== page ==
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Blood. 2002 Oct 15;100(8):2941-9.

SU5416 and SU5614 inhibit kinase activity of wild-type and mutant FLT3 receptor tyrosine kinase.

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Department of Medicine, Division of Hematology and Medical Oncology, Oregon Health and Science University, and Portland Veterans Affairs Medical Center, Portland, OR 97201, USA.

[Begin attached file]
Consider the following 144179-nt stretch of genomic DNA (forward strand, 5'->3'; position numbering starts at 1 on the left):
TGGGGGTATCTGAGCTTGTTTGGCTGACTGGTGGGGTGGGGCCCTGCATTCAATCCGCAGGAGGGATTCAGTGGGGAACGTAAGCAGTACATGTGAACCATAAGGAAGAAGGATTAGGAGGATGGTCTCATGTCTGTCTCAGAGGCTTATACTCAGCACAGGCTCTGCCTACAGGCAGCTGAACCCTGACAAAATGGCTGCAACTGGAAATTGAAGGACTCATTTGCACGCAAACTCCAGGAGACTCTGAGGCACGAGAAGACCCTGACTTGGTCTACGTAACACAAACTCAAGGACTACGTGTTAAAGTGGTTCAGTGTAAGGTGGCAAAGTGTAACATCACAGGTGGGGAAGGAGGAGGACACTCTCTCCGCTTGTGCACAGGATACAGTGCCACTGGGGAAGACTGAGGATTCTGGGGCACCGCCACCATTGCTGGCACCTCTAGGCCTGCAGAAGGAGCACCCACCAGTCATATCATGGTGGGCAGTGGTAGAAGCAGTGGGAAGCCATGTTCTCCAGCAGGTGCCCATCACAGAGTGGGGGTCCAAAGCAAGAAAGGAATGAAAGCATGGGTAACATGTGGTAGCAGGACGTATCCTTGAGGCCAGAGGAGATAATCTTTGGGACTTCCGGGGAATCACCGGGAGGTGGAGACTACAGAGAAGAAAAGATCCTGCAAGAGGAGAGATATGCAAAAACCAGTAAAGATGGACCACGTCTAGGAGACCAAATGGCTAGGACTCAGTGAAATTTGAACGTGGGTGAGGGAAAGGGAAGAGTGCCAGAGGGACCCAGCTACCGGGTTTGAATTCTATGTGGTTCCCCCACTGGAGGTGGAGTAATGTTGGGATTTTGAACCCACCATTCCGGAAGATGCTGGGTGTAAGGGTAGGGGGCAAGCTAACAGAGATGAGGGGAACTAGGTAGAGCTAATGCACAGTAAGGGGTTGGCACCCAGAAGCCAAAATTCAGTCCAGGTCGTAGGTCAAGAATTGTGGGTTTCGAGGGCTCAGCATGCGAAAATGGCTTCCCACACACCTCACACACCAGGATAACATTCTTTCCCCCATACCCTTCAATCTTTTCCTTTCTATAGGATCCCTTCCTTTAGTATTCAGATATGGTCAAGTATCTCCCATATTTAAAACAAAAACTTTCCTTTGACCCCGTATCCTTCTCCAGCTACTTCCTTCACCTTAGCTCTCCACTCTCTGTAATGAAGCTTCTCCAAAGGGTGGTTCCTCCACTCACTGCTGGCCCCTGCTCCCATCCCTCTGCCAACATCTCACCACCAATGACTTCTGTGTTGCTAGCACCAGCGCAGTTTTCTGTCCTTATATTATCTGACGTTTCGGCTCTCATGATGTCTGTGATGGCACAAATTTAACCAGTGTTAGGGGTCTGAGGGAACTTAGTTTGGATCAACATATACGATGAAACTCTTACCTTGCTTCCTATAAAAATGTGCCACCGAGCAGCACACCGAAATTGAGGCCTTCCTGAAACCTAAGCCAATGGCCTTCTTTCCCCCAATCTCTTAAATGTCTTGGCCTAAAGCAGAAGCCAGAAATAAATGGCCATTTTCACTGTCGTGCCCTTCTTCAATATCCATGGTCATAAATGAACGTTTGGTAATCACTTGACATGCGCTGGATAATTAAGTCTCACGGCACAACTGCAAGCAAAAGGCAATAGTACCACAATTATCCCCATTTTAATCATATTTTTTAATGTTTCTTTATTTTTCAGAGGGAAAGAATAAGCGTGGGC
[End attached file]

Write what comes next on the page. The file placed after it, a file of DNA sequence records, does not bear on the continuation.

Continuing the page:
Internal tandem duplication (ITD) in the juxtamembrane portion of Fms-like tyrosine kinase 3 (FLT3), a type III receptor tyrosine kinase (RTK), is the most common molecular defect associated with acute myeloid leukemia (AML). The high prevalence of this activating mutation makes it a potential target for molecularly based therapy. Indolinone tyrosine kinase inhibitors have known activity against KIT, another member of the type III RTK family. Given the conserved homology between members of this family, we postulated that the activity of some KIT inhibitors would extend to FLT3. We used various leukemic cell lines (BaF3, MV 4-11, RS 4;11) to test the activity of indolinone compounds against the FLT3 kinase activity of both wild-type (WT) and ITD isoforms. Both SU5416 and SU5614 were capable of inhibiting autophosphorylation of ITD and WT FLT3 (SU5416 concentration that inhibits 50% [IC(50)], 100 nM; and SU5614 IC(50) 10 nM). FLT3-dependent activation of the downstream signaling proteins mitogen-activated protein kinase (MAPK) and signal transducer and activator of transcription 5 (STAT5) was also inhibited by treatment in the same concentration ranges. FLT3 inhibition by SU5416 and SU5614 resulted in reduced proliferation (IC(50), 250 nM and 100 nM, respectively) and induction of apoptosis of FLT3 ITD-positive leukemic cell lines. Treatment of these cells with an alternative growth factor (granulocyte-macrophage colony-stimulating factor [GM-CSF]) restored MAPK signaling and cellular proliferation, demonstrating specificity of the observed inhibitory effects. We conclude that SU5416 and SU5614 are potent inhibitors of FLT3. Our finding that inhibition of FLT3 induces apoptosis of leukemic cells supports the feasibility of targeting FLT3 as a novel treatment strategy for AML.

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